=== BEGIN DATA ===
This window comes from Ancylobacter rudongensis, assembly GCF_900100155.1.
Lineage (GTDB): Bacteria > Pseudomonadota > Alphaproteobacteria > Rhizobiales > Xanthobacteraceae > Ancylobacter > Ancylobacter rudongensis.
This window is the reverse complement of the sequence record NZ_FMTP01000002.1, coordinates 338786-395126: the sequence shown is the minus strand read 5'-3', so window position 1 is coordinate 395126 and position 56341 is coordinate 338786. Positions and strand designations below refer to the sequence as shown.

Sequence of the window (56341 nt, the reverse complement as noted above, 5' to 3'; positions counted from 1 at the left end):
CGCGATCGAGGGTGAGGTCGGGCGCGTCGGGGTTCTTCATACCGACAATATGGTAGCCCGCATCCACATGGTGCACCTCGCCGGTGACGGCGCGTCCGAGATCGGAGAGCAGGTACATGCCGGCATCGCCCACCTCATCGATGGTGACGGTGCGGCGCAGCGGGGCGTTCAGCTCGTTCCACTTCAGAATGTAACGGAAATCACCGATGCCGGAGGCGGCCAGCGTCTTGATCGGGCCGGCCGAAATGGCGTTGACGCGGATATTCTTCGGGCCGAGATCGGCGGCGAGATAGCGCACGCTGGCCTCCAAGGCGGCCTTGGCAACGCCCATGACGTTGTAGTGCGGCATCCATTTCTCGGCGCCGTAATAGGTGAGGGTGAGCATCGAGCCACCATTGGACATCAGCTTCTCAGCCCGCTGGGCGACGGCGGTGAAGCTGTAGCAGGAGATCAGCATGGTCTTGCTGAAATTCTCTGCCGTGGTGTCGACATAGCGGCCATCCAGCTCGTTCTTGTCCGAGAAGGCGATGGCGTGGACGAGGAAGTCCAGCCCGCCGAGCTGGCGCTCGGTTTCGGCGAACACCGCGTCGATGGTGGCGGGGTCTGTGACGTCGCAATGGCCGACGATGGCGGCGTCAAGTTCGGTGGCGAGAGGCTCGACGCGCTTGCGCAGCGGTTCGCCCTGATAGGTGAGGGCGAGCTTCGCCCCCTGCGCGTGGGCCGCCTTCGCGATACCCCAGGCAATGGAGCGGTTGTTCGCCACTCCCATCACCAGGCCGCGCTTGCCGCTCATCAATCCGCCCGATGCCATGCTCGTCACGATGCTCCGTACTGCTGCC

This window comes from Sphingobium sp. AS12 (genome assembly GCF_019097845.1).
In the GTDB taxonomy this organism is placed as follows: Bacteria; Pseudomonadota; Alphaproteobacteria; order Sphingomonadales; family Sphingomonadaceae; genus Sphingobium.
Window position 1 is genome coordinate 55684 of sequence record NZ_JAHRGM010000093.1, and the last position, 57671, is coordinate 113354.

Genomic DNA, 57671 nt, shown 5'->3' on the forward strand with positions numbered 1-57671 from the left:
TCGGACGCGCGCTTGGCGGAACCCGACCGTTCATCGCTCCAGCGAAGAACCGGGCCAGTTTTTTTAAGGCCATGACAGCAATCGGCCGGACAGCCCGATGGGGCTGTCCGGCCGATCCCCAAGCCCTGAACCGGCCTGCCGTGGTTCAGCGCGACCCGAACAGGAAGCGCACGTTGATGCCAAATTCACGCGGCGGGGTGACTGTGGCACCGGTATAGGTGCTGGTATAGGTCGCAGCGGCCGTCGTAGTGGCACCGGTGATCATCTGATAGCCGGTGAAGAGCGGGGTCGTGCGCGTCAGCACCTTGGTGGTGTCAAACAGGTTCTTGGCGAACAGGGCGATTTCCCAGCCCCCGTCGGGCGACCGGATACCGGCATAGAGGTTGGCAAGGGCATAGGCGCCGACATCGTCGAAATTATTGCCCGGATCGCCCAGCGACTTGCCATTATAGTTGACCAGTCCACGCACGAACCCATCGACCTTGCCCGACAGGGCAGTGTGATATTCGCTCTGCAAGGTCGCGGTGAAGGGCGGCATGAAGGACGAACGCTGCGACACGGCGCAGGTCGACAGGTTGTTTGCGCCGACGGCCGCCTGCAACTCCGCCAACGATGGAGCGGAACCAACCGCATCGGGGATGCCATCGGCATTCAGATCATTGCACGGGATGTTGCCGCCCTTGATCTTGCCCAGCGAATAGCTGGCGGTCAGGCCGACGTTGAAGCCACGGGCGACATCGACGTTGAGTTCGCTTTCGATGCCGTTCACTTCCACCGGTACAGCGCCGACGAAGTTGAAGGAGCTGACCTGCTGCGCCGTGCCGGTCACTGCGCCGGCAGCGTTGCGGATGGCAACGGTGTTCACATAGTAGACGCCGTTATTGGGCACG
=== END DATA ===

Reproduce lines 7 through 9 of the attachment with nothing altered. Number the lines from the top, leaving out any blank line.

In the GTDB taxonomy this organism is placed as follows: Bacteria; Pseudomonadota; Alphaproteobacteria; order Sphingomonadales; family Sphingomonadaceae; genus Sphingobium.
Window position 1 is genome coordinate 55684 of sequence record NZ_JAHRGM010000093.1, and the last position, 57671, is coordinate 113354.

Genomic DNA, 57671 nt, shown 5'->3' on the forward strand with positions numbered 1-57671 from the left: